A Central Valley packing company, which has voluntarily recalled some of its fresh tree fruit from grocery stores nationwide due to possible listeria contamination, said Tuesday that its consumer hotline has been overwhelmed.
The recall, initially announced Saturday, affected peaches, plums, pluots and nectarines sold at a number of California grocery chains, including Costco, Raley’s and Trader Joe’s.
Although no illnesses have been reported, the company issued a recall of fruit packed and shipped from its Tulare County packing house from June 1 through July 12. The company, based in Cutler, also notified retailers who purchased the fruit, so that they can remove any of the recalled lots.
Some of the fruit was sold under the Sweet 2 Eat label. It was sold in plastic clamshells, bulk bags or boxes.
Both Raley’s and Trader Joe’s posted notices to customers on their websites, advising consumers to toss out the fruit or return it for a full refund.
In an email to its loyalty card members, Raley’s said some of its stores sold the regular and organic peaches and nectarines that were included in the recall. Customers were advised to bring in the fruit or a store receipt for a refund.
Not all of the chain’s stores carried the Wawona stone fruits, which Raley’s said were “a fraction of our inventory.”
Wawona Packing’s recall was based on internal testing at its Cutler packing house. Company officials said they shut down the packing lines, retrofitted some equipment and sanitized the facility. Subsequent tests have been negative.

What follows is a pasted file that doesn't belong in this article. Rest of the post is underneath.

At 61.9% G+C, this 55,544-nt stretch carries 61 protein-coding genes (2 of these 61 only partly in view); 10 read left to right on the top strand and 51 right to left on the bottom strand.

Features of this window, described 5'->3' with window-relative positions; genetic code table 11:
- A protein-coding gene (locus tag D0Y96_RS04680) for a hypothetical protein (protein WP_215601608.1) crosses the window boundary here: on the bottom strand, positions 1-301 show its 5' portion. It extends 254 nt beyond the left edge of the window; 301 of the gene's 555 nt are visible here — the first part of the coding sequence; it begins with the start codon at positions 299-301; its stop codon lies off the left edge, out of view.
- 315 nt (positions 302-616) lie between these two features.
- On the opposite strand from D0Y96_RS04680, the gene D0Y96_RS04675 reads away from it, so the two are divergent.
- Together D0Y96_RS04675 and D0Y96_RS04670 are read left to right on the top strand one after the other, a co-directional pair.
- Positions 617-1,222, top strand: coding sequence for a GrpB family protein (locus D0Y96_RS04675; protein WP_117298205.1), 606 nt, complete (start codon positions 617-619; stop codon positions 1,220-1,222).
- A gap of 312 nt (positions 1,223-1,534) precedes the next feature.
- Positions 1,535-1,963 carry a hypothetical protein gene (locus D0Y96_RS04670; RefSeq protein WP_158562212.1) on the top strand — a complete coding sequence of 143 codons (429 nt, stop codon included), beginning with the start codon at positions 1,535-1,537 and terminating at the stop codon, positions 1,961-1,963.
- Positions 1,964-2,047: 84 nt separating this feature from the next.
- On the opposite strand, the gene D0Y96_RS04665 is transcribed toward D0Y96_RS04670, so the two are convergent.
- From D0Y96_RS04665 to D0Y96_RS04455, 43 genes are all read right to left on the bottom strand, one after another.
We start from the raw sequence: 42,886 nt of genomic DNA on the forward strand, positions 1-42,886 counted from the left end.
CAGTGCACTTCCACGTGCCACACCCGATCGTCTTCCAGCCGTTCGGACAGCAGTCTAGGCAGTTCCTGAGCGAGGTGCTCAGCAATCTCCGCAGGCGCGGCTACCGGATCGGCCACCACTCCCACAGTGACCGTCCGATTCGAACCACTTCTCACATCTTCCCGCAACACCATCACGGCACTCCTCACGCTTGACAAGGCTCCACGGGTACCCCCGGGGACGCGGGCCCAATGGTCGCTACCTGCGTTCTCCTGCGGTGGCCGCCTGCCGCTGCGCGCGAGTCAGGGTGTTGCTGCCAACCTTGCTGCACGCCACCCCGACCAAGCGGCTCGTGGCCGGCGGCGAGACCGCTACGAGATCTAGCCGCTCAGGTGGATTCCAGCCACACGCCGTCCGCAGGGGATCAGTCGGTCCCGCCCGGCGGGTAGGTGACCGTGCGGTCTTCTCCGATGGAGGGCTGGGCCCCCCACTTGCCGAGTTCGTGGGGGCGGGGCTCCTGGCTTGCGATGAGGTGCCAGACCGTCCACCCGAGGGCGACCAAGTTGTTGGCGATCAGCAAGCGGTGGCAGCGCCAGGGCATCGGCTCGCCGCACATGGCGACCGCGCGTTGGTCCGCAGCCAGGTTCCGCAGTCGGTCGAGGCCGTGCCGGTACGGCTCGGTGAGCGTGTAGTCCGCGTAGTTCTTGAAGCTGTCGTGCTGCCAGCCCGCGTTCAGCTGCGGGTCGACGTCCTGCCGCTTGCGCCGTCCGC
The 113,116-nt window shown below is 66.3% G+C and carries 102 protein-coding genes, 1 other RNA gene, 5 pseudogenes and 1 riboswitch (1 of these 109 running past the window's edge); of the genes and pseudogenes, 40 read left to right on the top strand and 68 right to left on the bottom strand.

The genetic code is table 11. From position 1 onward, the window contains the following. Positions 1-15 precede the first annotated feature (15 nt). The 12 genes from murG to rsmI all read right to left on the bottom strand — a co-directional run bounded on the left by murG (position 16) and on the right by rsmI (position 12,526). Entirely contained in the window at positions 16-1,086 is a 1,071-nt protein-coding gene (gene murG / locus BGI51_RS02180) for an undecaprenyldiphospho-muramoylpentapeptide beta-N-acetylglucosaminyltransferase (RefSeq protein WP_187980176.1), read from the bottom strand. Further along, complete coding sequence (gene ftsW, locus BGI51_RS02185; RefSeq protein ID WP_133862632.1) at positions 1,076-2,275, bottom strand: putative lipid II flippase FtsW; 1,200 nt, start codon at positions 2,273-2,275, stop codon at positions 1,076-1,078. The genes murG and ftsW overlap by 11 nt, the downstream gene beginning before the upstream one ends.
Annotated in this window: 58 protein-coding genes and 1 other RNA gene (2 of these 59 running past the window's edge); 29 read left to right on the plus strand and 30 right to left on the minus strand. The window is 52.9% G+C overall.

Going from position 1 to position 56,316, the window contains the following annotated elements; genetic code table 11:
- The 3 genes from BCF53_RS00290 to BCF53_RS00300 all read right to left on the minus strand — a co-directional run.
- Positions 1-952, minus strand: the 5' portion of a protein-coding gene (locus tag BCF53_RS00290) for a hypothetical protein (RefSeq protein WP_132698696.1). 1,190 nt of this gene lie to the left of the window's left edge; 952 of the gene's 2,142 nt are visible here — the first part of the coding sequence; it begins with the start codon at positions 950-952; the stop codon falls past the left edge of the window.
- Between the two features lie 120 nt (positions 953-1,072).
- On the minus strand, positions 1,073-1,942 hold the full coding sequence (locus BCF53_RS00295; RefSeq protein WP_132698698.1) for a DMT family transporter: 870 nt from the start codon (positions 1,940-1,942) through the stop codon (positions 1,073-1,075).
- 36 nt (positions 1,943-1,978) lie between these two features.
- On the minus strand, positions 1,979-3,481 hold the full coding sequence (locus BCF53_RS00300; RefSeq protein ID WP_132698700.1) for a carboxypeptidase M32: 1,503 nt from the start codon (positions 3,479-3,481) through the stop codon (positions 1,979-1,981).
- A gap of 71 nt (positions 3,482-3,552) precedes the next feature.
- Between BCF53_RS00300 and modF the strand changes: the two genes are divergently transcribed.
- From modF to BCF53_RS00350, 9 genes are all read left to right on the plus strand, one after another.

“We are aware of no illnesses related to the consumption of these products,” said Brent Smittcamp, president of Wawona Packing Co. “By taking the precautionary step of recalling product, we will minimize even the slightest risk to public health, and that is our priority.”
Health officials say listeria can cause serious and sometimes fatal infections in young children, frail or elderly people and others with weakened immune systems. Healthy individuals may suffer only short-term symptoms such as high fever, severe headache, stiffness, nausea, abdominal pain and diarrhea.
It is not known how the fruit became contaminated with the bacteria.
Consumers with questions can contact Wawona Packing at (888) 232-9912 weekdays, from 8 a.m. to 11 p.m., or visit www.wawonapacking.com.
Although consumers calling the information line have complained of unusually long waits, company president Smittcamp vowed to make changes. “We are working tirelessly to fix this issue,” he said in a prepared statement.
The company said it is increasing the number of people answering the hotline and has extended the hours.
A complete list and photos of the recalled fruit packaging is on the federal Food and Drug Administration’s website: www.fda.gov
The Sacramento Bee’s Claudia Buck contributed to this report.